A Memorial Day card with a Confederate State flag, $23.

4. Memorials are for Remembering
The ceremony of commemoration predates the official Memorial Day established in the United States by federal law in 1967. While placing flowers on the graves of soldiers is a longtime tradition, according to Wikipedia, it became more of a tradition at the time of the U.S. Civil War in 1862 and began to be known as Decoration Day. But memorials exist to commemorate all manner of civic, military and national occurrences. The Worthopedia lists 331,995 auction items that were intended as a memorial or remembrance. For that reason, I’ve included all types of memorial memorabilia—many not necessarily military in nature—including a Louis Tiffany stained glass window “Madonna and Child,” created as a memorial to the child of Myra and W.C. Parr, who died at the age of 8 in 1888. The very large stain glass window was installed in the First Presbyterian Church in Dyersburg, Tenn. It sold at auction in 2005 for $1.5 million. Other more traditional Memorial Day memorabilia include postcards from the Grand Army of the Republic or Civil War-era cards—which are readily available from $10 to $25—military medals, Hummel remembrance figurines, stamps, police memorial badges, books, booklets and personal memories.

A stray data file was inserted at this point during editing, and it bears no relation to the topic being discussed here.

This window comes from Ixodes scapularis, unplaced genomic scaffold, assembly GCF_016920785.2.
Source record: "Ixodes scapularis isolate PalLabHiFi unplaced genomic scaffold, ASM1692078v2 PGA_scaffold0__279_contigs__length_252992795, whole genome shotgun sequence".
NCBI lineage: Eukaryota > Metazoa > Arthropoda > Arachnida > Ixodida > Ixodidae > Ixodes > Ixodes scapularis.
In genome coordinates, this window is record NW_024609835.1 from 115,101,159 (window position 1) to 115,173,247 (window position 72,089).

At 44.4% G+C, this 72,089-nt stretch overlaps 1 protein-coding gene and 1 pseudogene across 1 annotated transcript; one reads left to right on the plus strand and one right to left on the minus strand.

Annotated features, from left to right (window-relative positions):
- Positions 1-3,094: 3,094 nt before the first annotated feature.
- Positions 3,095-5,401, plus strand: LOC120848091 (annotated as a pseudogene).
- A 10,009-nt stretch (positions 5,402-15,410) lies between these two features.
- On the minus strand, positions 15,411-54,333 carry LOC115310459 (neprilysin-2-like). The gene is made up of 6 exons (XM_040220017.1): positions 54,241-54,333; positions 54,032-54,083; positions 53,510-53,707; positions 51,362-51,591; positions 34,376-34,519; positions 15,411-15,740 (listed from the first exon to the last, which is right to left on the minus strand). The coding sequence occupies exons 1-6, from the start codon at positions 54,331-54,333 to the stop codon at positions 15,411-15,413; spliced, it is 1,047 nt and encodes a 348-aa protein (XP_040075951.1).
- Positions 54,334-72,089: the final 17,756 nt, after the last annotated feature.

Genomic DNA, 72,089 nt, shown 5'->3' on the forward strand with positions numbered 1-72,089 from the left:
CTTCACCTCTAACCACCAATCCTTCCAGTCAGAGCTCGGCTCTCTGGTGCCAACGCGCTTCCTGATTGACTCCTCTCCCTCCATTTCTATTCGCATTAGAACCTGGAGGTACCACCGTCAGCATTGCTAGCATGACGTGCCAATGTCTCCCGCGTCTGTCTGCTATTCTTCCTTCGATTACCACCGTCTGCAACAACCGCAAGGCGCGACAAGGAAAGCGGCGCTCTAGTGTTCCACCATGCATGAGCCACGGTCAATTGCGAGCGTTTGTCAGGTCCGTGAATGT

“Halloween in Ducksburg” is an original oil painted by Carl Barks in 1973 that sold at auction in 2011 for $83,650.

5. Halloween Outgrown Harvest Origin
Traditionally a harvest festival, Halloween has evolved into much more that. WorthPoint has 309, 037 auctions related to Halloween memorabilia. Mostly because commercial sales of Halloween-related items have gone from a child’s holiday of costumes and Trick-or-Treat to one of more sophisticated, adult nights out. Many use the symbols of Halloween to more religious and personal use all year long, such as “Halloween in Ducksburg” is an original oil painted by Carl Barks in 1973 that sold at auction in 2011 for $83,650. There are early 1940s postcards selling easily at auction from $15 to $45, but the more traditional black cat, witch, pumpkin, bat, skeleton, spider, costume, candle and other theme-related items can be found at all price levels.